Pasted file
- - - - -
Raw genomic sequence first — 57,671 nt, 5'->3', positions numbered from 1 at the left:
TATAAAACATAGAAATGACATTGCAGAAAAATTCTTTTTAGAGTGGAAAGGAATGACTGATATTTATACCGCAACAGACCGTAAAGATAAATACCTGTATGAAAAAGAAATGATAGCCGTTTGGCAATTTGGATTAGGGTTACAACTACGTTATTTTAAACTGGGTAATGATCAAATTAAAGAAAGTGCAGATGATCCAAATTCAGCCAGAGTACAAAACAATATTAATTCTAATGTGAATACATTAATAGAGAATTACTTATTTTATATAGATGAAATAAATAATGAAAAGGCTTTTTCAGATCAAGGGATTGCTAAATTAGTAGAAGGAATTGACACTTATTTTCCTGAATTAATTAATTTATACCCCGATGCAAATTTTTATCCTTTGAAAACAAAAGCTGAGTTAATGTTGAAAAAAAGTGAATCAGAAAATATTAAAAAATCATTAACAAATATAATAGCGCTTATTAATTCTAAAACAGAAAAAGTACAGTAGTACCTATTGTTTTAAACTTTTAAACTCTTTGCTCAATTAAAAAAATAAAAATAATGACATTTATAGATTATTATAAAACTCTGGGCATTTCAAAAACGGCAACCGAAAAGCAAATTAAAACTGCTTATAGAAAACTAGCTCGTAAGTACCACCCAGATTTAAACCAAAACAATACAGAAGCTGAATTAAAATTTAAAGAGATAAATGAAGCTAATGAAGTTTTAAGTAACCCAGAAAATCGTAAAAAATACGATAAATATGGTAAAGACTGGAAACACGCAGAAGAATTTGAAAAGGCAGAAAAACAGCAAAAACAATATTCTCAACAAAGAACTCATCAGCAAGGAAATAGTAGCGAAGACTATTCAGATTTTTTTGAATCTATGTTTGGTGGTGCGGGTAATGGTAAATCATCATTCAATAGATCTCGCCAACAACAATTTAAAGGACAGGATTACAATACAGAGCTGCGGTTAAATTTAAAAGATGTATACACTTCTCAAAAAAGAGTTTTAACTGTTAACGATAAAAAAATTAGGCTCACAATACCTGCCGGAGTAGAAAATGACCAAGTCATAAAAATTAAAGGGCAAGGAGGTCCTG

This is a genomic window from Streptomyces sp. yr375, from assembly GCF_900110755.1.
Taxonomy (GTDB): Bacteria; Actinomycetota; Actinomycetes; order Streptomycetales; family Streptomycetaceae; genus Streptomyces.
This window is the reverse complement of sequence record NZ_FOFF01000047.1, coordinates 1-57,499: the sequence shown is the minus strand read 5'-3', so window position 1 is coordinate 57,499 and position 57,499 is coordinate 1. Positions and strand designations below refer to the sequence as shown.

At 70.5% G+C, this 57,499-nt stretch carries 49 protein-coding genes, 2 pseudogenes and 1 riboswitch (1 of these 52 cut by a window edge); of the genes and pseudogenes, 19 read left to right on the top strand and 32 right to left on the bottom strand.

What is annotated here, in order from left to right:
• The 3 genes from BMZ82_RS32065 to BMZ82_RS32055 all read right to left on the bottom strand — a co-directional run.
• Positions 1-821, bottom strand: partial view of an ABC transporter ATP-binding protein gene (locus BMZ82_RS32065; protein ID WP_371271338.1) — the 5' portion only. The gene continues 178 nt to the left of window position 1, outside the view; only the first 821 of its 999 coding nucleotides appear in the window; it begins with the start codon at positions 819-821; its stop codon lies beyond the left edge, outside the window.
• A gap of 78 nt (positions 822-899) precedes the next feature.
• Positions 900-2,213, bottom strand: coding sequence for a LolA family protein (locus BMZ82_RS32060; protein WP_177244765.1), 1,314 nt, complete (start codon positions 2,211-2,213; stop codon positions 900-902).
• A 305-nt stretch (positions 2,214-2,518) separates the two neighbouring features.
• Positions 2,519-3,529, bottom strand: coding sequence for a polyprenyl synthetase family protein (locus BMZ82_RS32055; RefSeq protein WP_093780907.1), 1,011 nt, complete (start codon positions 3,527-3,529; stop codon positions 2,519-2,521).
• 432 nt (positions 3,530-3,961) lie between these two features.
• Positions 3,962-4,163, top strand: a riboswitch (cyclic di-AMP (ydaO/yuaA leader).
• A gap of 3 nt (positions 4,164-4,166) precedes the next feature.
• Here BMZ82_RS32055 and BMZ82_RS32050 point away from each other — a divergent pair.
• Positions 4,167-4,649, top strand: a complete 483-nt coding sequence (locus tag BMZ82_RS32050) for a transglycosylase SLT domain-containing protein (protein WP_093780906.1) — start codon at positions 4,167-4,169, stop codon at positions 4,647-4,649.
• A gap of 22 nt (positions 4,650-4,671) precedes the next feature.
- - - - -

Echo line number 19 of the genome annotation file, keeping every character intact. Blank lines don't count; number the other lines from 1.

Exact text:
• A gap of 22 nt (positions 4,650-4,671) precedes the next feature.